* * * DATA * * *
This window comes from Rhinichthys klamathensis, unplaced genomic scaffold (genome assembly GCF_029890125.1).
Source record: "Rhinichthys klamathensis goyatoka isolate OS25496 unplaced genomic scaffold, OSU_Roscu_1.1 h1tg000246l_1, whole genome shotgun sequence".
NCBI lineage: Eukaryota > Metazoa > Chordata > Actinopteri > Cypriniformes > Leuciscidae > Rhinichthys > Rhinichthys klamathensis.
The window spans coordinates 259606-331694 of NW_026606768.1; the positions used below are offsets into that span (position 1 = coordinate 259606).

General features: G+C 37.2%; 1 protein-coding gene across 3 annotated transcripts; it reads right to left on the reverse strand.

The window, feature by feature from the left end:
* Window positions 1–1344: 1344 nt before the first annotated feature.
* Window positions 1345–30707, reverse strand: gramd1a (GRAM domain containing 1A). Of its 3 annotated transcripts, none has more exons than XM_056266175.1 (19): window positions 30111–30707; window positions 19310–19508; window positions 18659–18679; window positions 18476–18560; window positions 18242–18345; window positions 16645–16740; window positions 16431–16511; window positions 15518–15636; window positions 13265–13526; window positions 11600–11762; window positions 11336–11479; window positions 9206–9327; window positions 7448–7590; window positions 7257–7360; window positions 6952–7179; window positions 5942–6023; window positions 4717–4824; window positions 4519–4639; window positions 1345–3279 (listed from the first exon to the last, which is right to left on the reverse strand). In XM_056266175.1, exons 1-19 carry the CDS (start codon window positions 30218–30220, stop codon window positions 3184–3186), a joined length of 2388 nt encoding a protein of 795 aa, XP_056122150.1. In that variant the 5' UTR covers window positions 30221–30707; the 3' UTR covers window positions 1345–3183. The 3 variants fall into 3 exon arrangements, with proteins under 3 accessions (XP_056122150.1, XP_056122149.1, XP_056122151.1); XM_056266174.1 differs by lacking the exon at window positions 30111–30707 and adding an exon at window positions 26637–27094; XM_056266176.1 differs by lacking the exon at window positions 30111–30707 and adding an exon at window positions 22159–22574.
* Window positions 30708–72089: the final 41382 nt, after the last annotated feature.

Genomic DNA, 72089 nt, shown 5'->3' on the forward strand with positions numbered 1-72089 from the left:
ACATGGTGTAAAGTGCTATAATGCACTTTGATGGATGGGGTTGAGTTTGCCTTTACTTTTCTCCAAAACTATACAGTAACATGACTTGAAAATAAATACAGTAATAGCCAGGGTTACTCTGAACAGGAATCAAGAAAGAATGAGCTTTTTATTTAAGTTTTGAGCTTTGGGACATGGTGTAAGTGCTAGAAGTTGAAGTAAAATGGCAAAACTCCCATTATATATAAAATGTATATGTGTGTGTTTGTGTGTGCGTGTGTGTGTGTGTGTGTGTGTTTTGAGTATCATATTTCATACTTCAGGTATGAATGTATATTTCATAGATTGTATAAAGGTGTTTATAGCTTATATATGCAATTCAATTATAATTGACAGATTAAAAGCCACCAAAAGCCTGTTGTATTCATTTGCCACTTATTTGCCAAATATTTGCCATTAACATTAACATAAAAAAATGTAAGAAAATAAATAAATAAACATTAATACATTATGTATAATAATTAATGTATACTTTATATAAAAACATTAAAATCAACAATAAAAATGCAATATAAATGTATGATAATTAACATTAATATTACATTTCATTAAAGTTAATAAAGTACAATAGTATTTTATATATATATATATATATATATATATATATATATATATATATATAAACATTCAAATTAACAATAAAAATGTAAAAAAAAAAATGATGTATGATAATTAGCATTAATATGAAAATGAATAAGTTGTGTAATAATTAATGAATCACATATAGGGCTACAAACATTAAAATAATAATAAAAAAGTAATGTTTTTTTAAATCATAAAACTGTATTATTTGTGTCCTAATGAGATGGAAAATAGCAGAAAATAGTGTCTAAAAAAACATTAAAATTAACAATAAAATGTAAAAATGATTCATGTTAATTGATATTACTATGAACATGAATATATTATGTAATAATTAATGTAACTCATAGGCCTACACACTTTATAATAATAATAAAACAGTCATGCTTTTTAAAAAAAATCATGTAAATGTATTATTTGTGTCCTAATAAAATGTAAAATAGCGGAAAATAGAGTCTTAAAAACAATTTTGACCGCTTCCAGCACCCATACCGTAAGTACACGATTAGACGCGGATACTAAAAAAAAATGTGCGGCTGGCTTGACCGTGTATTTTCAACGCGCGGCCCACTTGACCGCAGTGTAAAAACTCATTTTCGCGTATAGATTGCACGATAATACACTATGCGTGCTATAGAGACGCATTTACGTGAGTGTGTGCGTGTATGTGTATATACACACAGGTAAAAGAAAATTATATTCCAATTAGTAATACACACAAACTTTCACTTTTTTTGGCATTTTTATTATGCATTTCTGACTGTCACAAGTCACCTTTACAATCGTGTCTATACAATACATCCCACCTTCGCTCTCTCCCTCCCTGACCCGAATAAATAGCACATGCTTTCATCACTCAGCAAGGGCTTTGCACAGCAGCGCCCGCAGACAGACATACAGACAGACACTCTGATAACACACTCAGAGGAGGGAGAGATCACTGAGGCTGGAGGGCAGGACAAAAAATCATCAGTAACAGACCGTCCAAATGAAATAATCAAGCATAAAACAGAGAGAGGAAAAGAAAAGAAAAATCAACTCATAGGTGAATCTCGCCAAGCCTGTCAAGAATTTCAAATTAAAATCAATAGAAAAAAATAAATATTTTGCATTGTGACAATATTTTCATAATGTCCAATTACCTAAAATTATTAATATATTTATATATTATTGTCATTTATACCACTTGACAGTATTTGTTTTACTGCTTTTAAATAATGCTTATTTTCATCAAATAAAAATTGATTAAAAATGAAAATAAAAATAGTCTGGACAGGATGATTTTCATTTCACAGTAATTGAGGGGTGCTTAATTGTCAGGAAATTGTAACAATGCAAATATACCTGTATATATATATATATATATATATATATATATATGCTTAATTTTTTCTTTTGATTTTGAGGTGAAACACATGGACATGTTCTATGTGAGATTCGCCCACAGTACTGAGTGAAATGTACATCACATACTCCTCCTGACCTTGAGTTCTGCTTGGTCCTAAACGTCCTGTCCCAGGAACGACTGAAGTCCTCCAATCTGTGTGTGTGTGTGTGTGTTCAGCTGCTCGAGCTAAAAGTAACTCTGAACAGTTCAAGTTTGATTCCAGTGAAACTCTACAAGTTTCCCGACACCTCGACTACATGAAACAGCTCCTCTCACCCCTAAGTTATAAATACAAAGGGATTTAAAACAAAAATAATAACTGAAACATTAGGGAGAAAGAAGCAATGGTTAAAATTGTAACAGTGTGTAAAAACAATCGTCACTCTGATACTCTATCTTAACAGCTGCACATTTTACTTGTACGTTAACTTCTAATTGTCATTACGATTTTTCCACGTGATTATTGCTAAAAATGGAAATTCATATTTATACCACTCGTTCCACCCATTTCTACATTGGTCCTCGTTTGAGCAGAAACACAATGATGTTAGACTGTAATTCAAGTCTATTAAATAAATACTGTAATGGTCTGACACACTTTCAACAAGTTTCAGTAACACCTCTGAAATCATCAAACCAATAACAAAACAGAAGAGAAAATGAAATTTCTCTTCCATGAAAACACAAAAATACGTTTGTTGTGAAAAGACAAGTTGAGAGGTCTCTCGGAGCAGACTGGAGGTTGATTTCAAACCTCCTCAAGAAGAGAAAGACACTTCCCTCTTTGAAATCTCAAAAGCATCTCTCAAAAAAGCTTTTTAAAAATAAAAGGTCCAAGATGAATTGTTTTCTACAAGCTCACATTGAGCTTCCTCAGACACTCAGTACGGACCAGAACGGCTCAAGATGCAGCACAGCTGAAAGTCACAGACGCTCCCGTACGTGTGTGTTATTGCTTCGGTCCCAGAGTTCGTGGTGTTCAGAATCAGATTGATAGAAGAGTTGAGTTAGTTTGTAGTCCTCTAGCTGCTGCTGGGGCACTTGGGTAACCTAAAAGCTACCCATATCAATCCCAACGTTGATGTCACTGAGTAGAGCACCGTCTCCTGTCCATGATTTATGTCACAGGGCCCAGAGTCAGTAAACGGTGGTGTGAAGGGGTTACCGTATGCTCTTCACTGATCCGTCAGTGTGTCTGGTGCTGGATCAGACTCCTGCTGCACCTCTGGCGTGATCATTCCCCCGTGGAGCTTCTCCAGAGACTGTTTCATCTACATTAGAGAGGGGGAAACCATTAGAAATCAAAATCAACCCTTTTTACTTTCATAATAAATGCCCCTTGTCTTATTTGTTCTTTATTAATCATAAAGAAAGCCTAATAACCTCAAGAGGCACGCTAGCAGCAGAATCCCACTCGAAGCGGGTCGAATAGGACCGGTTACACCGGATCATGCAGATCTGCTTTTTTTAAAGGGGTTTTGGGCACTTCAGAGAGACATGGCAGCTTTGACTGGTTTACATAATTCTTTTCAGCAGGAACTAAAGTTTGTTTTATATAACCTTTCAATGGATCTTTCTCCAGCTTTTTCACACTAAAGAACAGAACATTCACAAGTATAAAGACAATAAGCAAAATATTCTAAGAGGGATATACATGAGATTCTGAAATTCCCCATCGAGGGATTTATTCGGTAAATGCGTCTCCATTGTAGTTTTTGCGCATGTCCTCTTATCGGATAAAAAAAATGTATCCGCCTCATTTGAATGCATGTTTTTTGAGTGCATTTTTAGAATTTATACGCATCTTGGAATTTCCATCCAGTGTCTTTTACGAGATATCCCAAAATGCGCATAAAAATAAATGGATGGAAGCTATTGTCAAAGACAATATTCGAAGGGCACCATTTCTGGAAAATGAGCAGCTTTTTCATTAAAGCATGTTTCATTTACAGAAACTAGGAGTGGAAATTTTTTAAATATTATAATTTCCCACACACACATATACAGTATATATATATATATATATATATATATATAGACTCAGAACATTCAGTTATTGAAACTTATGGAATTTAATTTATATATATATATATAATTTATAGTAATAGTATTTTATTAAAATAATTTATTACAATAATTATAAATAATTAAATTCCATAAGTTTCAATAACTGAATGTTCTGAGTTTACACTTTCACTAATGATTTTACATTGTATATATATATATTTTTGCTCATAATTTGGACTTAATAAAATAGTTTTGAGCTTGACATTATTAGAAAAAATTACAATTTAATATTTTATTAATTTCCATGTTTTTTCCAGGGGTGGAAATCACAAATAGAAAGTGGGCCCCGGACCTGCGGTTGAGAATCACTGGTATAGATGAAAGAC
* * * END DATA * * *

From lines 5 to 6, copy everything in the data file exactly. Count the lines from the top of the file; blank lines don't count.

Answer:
General features: G+C 37.2%; 1 protein-coding gene across 3 annotated transcripts; it reads right to left on the reverse strand.

The window, feature by feature from the left end: